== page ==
3 Ways to Overcome “That Won’t Work”
Naysayers are often right – especially when they’re roadblocks.
“What works,” emerges AFTER you try.
We have a delusional ability to believe we’re right when, in truth, we have nothing to support our confidence. This is especially true when it comes to knowing what OTHER people should or shouldn’t do.
Experts at what won’t work:
How many of your teammates love noticing what won’t work? New ideas are met with a chorus of, “That won’t work.” It’s like the Mormon Tabernacle Choir is having a bad day.
We’re experts at noticing*:
- Bad before good.
- Mistakes before successes.
- Problems before opportunities.
Noticing “What won’t work” is useful, as long as you don’t stop there.
Victim or victor:
If you’re frustrated, but not working to make improvements, you’re a victim. Leaders improve stuff.
Where are the women and men who risk making things better?
It takes experience and skill to notice what isn’t working. Novices rush toward the abyss oblivious to danger. Skillful leaders have enough wisdom to notice poor team dynamics, for example. But noticing isn’t enough.
Noticing is the beginning of intervention for real leaders.
Skillful noticing is a means to an end. The goal is improvement.
Passive noticing gives birth to frustration, helplessness, and victimhood.
3 ways to overcome “That won’t work.”:
#1. Create an environment where noticing GOOD is part of the mix. I’ve started saying, “Tell me something good.” People look at me like I’m nuts. Just keep doing it.
#2. Teach people that it takes more skill and intelligence to make positive suggestions than it does to point out, “What won’t work.”
#3. Don’t answer critics. Say, “Alright, I see what won’t work. Tell me something that WILL work.”
How are you answering the natural tendency to notice, “What won’t work?”
How are you answering the natural tendency to notice, “What won’t work? By not putting ourselves in the position at the beginning, “research and investigate what will work”, can keep us away from ” what won’t work”. Experience has taught me this lesson time and time again, more importantly what has helped me become better is “listening to everything that is being said” before we insert “that won’t work”, helps keep “the famed foot insertion in ones mouth” from making a misconception! We really need to know the facts!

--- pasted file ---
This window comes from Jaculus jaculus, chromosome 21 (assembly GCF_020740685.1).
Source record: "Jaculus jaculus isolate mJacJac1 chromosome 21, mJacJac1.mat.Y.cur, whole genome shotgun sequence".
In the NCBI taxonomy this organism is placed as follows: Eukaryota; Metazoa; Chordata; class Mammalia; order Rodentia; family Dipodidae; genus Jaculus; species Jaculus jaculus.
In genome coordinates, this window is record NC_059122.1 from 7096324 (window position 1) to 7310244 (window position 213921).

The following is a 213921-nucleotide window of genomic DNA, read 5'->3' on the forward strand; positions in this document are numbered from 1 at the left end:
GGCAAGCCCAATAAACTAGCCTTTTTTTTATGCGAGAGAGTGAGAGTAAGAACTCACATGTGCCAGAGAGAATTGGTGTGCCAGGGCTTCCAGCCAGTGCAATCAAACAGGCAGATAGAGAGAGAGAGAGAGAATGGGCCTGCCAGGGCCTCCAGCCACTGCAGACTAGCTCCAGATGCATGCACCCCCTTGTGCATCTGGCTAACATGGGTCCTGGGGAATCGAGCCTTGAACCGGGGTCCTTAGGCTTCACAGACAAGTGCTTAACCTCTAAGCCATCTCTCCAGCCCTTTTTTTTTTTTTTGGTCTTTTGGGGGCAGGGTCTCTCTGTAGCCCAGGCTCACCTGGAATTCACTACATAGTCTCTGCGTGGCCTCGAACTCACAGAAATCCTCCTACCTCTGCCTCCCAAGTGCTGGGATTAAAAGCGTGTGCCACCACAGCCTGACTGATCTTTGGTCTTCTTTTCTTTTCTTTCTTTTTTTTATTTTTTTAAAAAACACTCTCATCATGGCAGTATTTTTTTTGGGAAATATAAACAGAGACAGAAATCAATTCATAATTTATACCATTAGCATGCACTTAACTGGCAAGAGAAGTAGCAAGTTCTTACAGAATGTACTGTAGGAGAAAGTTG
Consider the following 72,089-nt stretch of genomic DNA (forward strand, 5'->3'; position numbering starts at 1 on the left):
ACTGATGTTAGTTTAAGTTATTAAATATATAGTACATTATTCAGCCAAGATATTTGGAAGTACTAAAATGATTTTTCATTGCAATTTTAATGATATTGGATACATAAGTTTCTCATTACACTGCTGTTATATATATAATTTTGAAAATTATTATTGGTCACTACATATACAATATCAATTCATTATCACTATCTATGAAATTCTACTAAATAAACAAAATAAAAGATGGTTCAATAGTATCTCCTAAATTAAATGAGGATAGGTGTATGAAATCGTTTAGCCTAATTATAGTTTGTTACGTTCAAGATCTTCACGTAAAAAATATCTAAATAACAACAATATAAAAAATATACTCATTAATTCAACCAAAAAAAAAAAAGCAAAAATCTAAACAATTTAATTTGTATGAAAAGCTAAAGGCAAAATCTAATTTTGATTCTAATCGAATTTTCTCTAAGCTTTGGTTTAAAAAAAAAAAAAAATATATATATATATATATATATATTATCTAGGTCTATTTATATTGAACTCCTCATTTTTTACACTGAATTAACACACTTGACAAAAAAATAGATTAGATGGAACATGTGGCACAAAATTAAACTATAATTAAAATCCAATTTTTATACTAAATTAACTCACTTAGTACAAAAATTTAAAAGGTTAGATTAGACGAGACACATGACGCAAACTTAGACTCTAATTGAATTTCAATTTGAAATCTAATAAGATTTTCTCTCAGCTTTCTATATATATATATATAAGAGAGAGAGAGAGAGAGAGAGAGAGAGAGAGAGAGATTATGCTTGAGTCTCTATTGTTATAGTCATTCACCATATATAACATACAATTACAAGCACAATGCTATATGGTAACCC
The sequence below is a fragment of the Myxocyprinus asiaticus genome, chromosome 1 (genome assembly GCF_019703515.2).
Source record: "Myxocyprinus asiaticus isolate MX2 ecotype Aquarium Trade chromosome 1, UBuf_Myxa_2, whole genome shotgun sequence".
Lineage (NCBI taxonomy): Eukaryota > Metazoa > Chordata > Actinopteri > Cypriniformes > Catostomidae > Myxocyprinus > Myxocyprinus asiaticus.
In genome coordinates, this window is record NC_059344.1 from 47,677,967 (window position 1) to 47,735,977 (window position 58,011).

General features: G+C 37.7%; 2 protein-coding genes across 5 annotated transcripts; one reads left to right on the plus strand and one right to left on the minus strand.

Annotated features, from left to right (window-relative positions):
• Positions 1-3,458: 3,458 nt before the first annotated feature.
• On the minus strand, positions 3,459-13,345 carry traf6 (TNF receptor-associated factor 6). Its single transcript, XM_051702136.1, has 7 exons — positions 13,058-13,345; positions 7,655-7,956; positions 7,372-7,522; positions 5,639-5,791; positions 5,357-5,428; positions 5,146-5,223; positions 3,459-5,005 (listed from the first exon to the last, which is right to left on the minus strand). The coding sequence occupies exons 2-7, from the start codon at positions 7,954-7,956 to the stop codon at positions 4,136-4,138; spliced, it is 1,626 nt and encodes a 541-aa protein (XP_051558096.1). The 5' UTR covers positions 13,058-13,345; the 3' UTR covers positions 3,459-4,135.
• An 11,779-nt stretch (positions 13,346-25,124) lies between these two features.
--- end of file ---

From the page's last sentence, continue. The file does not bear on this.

We are experiencing the “Won’t Work” right now. We created a new department that is the customer facing office to 3 partner offices. The partner offices do not report to the same VP. This makes it difficult because the partner offices at seem to focus on what we shouldn’t do instead of helping us build better was to deliver customer service. Unfortunately it is an exhausting uphill battle. We ARE trying to build bridges.
I also usually try to find out why the individuals thinks that won’t work. Sometimes the reason is legit, like in the case of legal or regulatory requirements. Most of the time, it’s not. Challenge the status quo.
I am an advocate of Appreciative Inquiry and a destroyer of the word or phrase “Should” or “Your Should”. Appreciative Inquiry by Dr. David Cooperrider and his cadre of AI Warriors has made me a believe and convert to looking for and at the “Good” in organizational practices and behavioral history. I have also become a student of the bastion of various Intelligences: EI, CI, SI, GI, BI, MI, INI and more. This is an interesting dialogue which may be too long for the allowed space. However, the message is to look for the positives and build upon them. While building on the positives the negative can be replaced and smothered out in accelerating brighter futures that begin NOW!
“Noticing is the beginning of intervention for real leaders”. WOW and that is how Monday is going to roll in this house. Thank you sir.
I learned a great approach from a colleague several years ago and have since instilled it into all of my teams: “If you’re going to point out a problem, you need to suggest a solution”. It doesn’t have to be THE solution, or even a fully thought out solution, but it 1) keeps feedback productive, and 2) keeps the tone of the discussion positive rather than negative.
Totally agree, I learned a long time ago if you have a concern with the direction of how a plan is going you had better have a better idea of how to get it done. NEVER complain without a suggestion of how to fix it. Otherwise you are just a know it all who cant think on their own and you never want to be “that guy”.
Good research through experience. This is the reason why top management is paid more than the middle management.